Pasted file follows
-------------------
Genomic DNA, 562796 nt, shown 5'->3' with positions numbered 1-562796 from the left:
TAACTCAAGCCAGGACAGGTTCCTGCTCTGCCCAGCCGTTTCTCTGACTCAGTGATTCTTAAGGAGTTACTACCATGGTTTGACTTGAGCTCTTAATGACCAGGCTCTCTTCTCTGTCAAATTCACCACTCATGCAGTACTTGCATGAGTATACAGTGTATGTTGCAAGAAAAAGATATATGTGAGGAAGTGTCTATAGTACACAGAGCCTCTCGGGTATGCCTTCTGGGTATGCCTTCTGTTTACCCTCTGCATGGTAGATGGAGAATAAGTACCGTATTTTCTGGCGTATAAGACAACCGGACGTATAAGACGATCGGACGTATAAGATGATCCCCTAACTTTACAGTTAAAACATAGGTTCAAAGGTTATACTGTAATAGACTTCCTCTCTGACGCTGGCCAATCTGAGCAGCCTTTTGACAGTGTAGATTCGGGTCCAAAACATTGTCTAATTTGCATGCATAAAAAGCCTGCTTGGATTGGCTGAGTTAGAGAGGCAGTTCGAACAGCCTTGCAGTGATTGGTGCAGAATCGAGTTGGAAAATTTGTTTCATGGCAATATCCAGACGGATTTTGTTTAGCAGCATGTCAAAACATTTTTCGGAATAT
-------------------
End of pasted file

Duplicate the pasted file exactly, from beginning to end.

Genomic DNA, 562796 nt, shown 5'->3' with positions numbered 1-562796 from the left:
TAACTCAAGCCAGGACAGGTTCCTGCTCTGCCCAGCCGTTTCTCTGACTCAGTGATTCTTAAGGAGTTACTACCATGGTTTGACTTGAGCTCTTAATGACCAGGCTCTCTTCTCTGTCAAATTCACCACTCATGCAGTACTTGCATGAGTATACAGTGTATGTTGCAAGAAAAAGATATATGTGAGGAAGTGTCTATAGTACACAGAGCCTCTCGGGTATGCCTTCTGGGTATGCCTTCTGTTTACCCTCTGCATGGTAGATGGAGAATAAGTACCGTATTTTCTGGCGTATAAGACAACCGGACGTATAAGACGATCGGACGTATAAGATGATCCCCTAACTTTACAGTTAAAACATAGGTTCAAAGGTTATACTGTAATAGACTTCCTCTCTGACGCTGGCCAATCTGAGCAGCCTTTTGACAGTGTAGATTCGGGTCCAAAACATTGTCTAATTTGCATGCATAAAAAGCCTGCTTGGATTGGCTGAGTTAGAGAGGCAGTTCGAACAGCCTTGCAGTGATTGGTGCAGAATCGAGTTGGAAAATTTGTTTCATGGCAATATCCAGACGGATTTTGTTTAGCAGCATGTCAAAACATTTTTCGGAATAT